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As mentioned above, look at an Atlas, Google Maps, etc. and pick out places you want to see. Go online to research any State/national Parks to get more info. I would then use Microsoft Streets and Trips to plan out a trip because it shows you the amount of miles and travel time between stops plus you can adjust driving times, rest breaks, refueling stops and so on. It also has a good database of POI's. Reserve places ahead of time if you can.

As you stated, it is important to prepare and make reservations ahead of time as most of the best places fill up fast. But that doesn't mean you won't find anyplace to stay. If nothing else, parking at a Walmart or Cabelas is usually available - call ahead to see if they allow it first.

Most of all, have fun. Be flexible. There are tons of things to see and you sometimes find that gem in the rough that you never thought was there!
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Old 04-06-2014, 06:33 AM   #5
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You don't always have to book campsites way in advance. Holiday weekends (Memorial Day, 4th of July and Labor Day) are the exceptions. Campgrounds near major attractions like national parks during summer are another exception.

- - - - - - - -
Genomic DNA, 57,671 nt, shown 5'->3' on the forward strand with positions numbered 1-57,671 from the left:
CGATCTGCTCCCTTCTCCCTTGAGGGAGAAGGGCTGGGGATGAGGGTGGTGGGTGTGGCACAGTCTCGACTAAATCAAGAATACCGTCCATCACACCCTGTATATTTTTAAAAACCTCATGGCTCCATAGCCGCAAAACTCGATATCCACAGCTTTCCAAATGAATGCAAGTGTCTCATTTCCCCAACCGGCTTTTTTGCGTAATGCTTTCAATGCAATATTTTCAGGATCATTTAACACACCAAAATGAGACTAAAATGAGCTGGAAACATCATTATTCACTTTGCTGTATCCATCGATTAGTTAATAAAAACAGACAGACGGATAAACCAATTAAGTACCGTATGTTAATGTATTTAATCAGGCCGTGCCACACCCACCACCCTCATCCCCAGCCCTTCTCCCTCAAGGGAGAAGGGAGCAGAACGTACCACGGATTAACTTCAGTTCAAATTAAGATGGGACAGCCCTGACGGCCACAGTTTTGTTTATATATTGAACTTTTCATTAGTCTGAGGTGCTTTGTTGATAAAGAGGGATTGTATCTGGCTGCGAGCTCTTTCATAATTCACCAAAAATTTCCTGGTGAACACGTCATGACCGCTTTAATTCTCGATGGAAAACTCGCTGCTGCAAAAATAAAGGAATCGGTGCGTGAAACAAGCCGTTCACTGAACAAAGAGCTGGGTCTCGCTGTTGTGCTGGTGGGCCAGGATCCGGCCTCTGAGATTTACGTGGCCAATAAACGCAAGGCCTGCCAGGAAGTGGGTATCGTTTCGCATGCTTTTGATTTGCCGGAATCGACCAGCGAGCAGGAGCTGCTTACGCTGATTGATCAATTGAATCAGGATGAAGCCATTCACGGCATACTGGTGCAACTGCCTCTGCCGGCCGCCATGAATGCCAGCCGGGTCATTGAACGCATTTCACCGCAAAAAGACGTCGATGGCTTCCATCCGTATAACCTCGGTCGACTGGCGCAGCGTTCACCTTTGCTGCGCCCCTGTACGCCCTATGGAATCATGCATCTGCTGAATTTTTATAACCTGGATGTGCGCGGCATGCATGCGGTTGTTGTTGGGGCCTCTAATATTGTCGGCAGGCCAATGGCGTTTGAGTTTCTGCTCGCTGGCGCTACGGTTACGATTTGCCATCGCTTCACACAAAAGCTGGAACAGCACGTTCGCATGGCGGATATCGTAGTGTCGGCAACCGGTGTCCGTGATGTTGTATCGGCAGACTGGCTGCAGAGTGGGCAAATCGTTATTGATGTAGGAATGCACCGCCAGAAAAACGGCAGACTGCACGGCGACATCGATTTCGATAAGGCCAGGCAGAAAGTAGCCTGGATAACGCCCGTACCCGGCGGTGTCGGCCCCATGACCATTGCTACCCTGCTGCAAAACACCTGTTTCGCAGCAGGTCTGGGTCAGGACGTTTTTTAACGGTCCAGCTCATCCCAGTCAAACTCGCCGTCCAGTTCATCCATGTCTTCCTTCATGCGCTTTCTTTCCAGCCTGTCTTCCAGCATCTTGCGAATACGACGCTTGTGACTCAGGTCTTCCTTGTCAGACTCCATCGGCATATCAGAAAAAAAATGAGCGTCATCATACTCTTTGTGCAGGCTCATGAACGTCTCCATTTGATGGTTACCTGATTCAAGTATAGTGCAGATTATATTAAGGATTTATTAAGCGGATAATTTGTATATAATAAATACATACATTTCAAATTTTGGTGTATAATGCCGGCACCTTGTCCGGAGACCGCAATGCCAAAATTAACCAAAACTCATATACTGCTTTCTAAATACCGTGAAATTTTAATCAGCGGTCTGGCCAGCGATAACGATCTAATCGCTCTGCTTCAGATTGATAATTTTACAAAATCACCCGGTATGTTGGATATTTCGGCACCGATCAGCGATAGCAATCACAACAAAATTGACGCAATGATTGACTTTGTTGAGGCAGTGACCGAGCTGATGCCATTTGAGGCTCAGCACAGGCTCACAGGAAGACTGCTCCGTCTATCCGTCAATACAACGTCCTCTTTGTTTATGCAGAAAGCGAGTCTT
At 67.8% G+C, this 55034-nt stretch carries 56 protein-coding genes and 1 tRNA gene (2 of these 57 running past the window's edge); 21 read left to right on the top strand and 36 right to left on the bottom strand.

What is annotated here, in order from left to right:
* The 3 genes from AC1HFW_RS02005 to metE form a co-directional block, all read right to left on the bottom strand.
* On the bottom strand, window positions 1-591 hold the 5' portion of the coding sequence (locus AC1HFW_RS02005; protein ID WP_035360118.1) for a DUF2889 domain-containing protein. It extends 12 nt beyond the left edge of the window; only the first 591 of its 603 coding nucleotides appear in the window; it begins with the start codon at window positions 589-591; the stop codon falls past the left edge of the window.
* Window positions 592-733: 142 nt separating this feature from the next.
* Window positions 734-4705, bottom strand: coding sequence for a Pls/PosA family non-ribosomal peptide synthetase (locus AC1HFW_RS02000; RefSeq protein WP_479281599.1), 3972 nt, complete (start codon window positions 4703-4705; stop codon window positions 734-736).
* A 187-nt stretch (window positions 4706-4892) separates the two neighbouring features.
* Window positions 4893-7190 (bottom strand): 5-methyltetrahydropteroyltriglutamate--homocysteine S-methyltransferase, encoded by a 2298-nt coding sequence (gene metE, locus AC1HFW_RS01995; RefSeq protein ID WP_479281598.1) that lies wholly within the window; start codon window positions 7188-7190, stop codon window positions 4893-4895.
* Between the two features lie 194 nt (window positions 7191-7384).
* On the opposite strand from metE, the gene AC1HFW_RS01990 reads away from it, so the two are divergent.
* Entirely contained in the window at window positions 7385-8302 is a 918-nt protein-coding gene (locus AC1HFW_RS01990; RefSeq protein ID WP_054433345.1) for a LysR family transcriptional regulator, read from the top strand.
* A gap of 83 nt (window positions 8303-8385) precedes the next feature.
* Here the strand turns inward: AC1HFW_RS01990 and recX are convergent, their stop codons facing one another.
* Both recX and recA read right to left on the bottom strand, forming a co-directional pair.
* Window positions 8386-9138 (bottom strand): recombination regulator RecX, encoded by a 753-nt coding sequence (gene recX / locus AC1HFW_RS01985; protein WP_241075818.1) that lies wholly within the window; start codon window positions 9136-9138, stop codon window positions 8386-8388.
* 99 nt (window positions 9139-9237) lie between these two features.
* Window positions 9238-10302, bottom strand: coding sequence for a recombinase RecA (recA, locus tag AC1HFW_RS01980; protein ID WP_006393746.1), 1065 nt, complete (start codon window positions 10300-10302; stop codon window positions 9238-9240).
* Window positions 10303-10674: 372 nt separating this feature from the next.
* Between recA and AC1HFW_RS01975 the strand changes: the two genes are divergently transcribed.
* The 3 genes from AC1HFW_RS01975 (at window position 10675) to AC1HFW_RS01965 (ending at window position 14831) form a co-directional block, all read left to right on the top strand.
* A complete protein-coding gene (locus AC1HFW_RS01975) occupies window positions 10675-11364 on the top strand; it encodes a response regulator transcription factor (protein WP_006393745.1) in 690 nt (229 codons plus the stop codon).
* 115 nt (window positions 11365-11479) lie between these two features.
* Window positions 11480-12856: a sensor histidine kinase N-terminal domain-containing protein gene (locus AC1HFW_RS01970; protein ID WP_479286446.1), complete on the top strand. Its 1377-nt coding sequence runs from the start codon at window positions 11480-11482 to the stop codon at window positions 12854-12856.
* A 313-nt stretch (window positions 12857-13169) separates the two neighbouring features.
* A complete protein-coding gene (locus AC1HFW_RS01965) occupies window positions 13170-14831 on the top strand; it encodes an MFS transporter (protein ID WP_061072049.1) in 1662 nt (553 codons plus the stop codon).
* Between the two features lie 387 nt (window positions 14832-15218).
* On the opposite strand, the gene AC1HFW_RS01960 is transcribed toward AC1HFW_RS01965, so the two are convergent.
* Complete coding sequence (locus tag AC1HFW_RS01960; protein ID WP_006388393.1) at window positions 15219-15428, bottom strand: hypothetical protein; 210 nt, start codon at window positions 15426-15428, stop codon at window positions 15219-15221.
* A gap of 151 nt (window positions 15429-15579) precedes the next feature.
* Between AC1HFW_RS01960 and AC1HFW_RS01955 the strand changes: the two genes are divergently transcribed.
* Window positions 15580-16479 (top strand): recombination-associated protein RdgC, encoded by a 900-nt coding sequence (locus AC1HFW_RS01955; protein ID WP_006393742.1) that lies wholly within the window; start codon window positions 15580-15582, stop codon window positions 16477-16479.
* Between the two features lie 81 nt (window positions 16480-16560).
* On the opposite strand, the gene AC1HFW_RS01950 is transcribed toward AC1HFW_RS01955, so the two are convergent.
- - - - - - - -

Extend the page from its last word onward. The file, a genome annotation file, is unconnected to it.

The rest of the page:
Most state parks and Corps of Engineers campgrounds, especially near big cities, will fill up on holiday weekends 6 months to a year in advance, but on regular weekends they will only book up a few weeks out. During the week, you can have your pick of sites most of the time with no reservations.

Private campgrounds will usually not book up as far in advance as state parks and Corps of Engineers. Private campgrounds can be more expensive and will usually have smaller sites, but they frequently also have full hookups.
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Old 04-06-2014, 10:13 PM   #6
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Cool. All good stuff. I appreciate the commentary.

So issues with length it seems.